She said Price betrayed their friendship by trying to persuade her to have sex with him. When she rebuffed his advances, she said, he then began spreading baseless rumors that she was sleeping around on her husband.

In an incident documented in a memo by the DPS official who oversees Cross Timbers, Hunter said Price repeatedly called on her cell phone, pestering her for sex. The memo recounts her description of what she said was a “typical phone call from Officer Price.”

Officer Price: “Hello.”

Mrs. Hunter: “Hi, how are you doing?”

Officer Price: “Without.”

Hunter, like Mackey, said Price called incessantly, often sounding drunk, and left messages when she didn’t answer. She changed her cell phone number, hoping to end the calls, but Price persisted. Hunter told the DPS that she believes Price got her new phone number from a relative of the district attorney.

At first, Hunter said in an interview, she didn’t know how to respond to Price’s overtures. He was, after all, a well-connected big fish in their small pond, and his wife was one of her friends.

Hunter finally had all she could take and sought advice from another friend, Justice of the Peace Todd Baker, who contacted the DPS. But Hunter said her complaints to state police only led Price to change tactics — just as Mackey said had happened to her.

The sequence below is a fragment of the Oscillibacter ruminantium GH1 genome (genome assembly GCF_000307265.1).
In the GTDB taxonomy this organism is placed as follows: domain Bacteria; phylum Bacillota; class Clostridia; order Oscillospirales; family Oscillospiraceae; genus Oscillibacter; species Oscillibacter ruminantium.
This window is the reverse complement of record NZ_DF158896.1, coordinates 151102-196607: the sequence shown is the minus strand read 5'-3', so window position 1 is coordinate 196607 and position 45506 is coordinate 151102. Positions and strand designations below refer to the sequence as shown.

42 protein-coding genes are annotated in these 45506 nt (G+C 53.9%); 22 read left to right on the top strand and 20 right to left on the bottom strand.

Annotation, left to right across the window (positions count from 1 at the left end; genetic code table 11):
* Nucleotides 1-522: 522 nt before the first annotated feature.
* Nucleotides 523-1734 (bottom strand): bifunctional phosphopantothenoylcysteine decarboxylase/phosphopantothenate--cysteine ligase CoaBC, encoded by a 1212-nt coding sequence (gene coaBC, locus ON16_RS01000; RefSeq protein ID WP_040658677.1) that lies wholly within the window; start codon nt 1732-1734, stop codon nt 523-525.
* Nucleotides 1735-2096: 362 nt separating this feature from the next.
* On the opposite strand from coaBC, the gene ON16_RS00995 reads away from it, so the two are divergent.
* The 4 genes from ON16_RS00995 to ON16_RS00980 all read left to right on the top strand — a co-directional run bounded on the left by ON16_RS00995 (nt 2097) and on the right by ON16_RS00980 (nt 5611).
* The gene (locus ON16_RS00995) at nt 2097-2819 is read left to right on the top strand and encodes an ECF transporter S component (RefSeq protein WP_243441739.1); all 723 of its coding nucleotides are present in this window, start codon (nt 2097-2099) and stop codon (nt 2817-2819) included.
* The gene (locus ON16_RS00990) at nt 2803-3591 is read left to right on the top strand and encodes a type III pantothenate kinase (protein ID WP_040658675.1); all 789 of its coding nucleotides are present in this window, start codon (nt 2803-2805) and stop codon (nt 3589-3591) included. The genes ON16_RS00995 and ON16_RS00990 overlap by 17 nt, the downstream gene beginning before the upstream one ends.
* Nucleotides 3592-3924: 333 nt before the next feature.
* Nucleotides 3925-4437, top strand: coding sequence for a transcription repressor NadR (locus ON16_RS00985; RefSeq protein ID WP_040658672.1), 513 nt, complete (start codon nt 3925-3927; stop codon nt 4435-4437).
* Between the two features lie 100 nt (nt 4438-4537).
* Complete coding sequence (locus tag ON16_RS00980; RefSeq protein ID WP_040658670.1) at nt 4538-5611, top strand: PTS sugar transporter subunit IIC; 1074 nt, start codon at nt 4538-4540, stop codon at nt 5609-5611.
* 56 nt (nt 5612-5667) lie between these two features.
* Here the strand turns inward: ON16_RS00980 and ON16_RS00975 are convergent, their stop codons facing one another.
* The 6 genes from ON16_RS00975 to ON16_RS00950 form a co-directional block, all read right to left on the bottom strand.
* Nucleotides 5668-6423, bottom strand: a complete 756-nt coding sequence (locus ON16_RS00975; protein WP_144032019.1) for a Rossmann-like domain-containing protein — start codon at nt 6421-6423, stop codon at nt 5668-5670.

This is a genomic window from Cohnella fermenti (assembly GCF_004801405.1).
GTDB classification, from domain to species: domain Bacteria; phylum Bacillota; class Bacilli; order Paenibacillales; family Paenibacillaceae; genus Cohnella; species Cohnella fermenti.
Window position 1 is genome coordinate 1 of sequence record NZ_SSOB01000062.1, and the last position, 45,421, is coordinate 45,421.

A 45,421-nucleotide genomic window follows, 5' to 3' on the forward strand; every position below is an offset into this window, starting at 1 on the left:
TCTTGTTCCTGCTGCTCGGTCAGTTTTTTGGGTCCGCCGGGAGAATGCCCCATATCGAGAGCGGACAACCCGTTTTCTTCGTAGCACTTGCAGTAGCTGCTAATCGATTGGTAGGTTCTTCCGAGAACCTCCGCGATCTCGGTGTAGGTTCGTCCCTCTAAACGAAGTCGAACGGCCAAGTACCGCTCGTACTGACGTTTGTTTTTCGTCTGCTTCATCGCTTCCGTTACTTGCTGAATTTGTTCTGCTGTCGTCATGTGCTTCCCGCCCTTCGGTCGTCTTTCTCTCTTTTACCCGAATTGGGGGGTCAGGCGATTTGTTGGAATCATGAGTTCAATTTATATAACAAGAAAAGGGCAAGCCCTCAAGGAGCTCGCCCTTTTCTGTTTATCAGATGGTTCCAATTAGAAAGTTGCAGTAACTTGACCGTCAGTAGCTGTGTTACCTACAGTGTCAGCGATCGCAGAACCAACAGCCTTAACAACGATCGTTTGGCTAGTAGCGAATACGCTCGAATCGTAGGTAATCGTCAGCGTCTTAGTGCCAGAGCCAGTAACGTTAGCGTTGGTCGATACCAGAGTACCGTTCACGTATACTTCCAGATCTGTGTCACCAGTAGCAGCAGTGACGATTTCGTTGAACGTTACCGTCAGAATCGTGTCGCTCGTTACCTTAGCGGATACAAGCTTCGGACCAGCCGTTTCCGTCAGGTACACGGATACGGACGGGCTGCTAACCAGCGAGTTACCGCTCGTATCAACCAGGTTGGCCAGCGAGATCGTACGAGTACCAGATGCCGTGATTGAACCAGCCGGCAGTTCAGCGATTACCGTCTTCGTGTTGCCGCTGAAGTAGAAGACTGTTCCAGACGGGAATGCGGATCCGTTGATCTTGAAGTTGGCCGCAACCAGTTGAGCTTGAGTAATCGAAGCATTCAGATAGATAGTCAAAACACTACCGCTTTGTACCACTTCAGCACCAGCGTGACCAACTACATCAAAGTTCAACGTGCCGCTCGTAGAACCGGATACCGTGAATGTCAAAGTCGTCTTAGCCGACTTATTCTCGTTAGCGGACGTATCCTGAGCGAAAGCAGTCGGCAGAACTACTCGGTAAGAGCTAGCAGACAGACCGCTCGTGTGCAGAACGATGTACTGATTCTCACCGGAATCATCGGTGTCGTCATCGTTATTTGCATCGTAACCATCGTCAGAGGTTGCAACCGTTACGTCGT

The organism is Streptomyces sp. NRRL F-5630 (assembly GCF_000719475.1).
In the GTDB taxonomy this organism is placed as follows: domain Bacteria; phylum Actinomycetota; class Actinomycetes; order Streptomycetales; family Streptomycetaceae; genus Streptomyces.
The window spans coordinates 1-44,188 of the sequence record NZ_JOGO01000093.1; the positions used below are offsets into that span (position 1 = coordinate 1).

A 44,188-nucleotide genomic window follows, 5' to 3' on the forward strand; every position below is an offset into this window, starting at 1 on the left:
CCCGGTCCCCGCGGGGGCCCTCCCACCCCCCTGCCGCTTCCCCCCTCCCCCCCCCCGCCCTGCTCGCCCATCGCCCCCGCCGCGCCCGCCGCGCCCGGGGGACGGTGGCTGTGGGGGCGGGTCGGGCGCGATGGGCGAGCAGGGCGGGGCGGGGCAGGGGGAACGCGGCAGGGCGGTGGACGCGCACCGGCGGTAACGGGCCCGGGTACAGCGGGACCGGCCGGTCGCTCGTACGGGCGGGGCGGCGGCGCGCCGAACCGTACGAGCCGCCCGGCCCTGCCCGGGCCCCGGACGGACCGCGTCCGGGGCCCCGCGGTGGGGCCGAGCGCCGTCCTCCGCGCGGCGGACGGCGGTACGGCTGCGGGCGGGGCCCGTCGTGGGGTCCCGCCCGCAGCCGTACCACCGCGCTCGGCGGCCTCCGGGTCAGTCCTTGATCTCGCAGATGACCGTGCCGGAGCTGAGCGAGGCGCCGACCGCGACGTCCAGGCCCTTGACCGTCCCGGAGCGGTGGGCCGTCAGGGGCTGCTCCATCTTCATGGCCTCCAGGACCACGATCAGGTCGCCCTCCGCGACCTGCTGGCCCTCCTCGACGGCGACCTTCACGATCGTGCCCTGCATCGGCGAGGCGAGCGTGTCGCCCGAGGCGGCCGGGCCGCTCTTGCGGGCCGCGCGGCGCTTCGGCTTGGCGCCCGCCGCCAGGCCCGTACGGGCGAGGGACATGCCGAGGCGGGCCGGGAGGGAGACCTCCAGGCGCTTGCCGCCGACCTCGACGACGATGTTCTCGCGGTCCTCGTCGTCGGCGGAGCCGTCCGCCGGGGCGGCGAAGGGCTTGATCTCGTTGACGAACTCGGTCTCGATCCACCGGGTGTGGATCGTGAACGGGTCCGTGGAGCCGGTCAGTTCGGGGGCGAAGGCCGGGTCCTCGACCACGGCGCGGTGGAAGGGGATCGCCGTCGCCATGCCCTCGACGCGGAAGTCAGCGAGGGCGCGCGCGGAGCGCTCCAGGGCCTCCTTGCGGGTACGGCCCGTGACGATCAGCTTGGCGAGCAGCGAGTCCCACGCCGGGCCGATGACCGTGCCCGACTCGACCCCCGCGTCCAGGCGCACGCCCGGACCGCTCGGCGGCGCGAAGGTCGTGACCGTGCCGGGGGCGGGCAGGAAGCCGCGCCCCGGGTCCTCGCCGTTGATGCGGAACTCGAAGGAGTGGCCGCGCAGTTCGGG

“Since all of this has happened, he’s still trying to ruin me,’’ she said. Price told her husband “that I was sleeping around on him. It’s awful, he told everyone that.

“He thinks he’s above the law in every way,’’ she said. “I’ve completely had it with this stuff.’’

Hunter’s mother, Debra McKinney, owns a grocery store near the Palo Pinto courthouse and said she too has talked to the FBI. She said she’s afraid of Price and worries that the complaints about him are being treated lightly. “No authority is taking this seriously,’’ she said.

McKinney said she’s known Tim Ford, the district attorney, since he was a boy. Until recently, she said, “I would have put my money on him [Ford] any time, but he is oblivious to the real Rodney Price.’’

She said Ford telephoned her one day, warning her to keep Hunter away from Mackey for Hunter’s own good. In that same conversation, she said, the prosecutor was singing Price’s praises, “trying to tell me what a fine upstanding citizen Rodney was, that he was just the epitome of all that’s good in law enforcement.’’